Reverend Dr. Betty Deas Clark, pastor of Mother Emanuel, and the Civilitas Group, a multi-racial coalition of pastors, university presidents and ministry leaders, hosted the services and issued a nationwide call to churches to racial reconciliation, unity and love.
"The God I love and the God you love, the God I serve and the God you serve, is not black or white. He's nothing in between. He is everything," said Clark, who serves on the Board of Advisors for the Civilitas Group. "We have come to the proverbial table to figure out what's wrong in our churches and nation and what we can do to make it right."
During the service, attendees were led in a time of prayer and remembrance for the victims who lost their lives in the shooting, as well as the victims of the recent Orlando attack. Over 125 faith leaders in attendance committed themselves to fighting the plague of racism in their own congregations and communities.
"I pray that we leave here today with a sense of hope. Hopelessness is the enemy of justice and creative engagement," said Rev. Douglas Birdsall, president and founder of the Civilitas Group. "Our job is not to make America great again, our calling is to make America whole again and be redemptive agents in our society on the issue of race."
Created in the days immediately after the shooting at Mother Emanuel, the Civilitas Group convenedfaith leaders from across the country gathered to discuss how to combat racism and end such hate and violence. The goal of the coalition is to honor the memory of the nine slain by working toward reconciliation.
"On that day, hate met love. Even though hate thought it won, it couldn't," said Marlene Jenkins, sister of Myra Thompson, one of the nine victims. "Because look at what has come out of the tragedy. We are blessed by what the Civilitas Group is doing, and we know that Myra would be pleased with what has happened and is continuing to happen."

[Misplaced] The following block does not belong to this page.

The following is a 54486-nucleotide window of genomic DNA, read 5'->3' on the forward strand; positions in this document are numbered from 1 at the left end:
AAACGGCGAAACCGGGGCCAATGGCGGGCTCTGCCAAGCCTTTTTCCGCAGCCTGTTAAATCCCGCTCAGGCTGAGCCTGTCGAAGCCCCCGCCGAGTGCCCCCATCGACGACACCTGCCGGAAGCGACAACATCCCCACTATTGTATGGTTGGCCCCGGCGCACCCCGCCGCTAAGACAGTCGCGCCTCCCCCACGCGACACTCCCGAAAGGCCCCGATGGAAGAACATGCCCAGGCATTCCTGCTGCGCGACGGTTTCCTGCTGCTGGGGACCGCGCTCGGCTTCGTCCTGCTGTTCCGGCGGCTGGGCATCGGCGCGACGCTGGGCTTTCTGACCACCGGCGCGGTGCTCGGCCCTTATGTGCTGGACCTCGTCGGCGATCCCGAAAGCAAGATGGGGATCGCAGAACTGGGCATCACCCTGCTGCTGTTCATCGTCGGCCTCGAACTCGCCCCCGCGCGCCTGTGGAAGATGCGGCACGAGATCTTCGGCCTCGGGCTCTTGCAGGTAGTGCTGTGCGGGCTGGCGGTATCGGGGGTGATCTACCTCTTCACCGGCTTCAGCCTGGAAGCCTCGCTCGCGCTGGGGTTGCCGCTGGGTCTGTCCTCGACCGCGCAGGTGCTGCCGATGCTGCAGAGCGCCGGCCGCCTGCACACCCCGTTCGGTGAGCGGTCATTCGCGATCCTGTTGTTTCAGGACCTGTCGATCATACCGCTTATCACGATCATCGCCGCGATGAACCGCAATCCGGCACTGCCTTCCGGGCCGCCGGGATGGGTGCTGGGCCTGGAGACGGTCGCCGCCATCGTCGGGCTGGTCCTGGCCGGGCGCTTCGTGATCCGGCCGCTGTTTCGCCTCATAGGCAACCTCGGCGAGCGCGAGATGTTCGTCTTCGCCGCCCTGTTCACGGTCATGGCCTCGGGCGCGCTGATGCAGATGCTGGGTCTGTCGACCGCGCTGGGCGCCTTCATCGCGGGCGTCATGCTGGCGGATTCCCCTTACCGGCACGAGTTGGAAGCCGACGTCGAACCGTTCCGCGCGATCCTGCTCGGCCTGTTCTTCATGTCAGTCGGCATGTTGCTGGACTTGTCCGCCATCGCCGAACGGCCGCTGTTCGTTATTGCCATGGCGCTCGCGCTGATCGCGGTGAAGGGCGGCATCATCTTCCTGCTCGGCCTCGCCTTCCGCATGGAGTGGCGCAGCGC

Bishop Claude Alexander, senior pastor of The Park Church in Charlotte, North Carolina, reminded those in attendance that the wounds of last year's shooting, which go back centuries, are felt deeply with acts of hatred like the massacre in Orlando. "In the midst of our gathering this week, another community was torn by similar tragedy," he said. "The world is looking to what Charleston can teach Orlando. We are called to identify with their brokenness, imagine an alternative reality of community and initiate a response of hope and love."
"We need the kind of conversations that Civilitas is fostering: intentionally diverse, sustained over time and directed at the deepest sources of division in our country and world," said Andy Crouch, executive editor of Christianity Today who is one of the signatories of the Call to Action. "This gathering in Charleston is one more step along that path."
Clark concluded the service reflecting that her congregation has come this far by their faith. "At this sacred place, we dared to stare racism in the face," she said. "We have come a long way, to sing together as a choir and to meet as a body of believers not concerned about the color of skin. The purpose of this service is not to make us feel good, but to exercise our faith, to see who we are and Whose we are."
The Civilitas Group is also issuing a National Call to Prayer for Racial Reconciliation on Sunday, June 19. Churches across the nation are encouraged to incorporate Scripture readings, special prayers and other resources into their worship services that morning, which are available for free download at www.civilitasgroup.org.
Additional information about the service at Mother Emanuel AME Church can be found at www.civilitasgroup.org. To sign the After Charleston petition to commit to solidarity and personal leadership in regards to race in America, please visit http://aftercharleston.com/.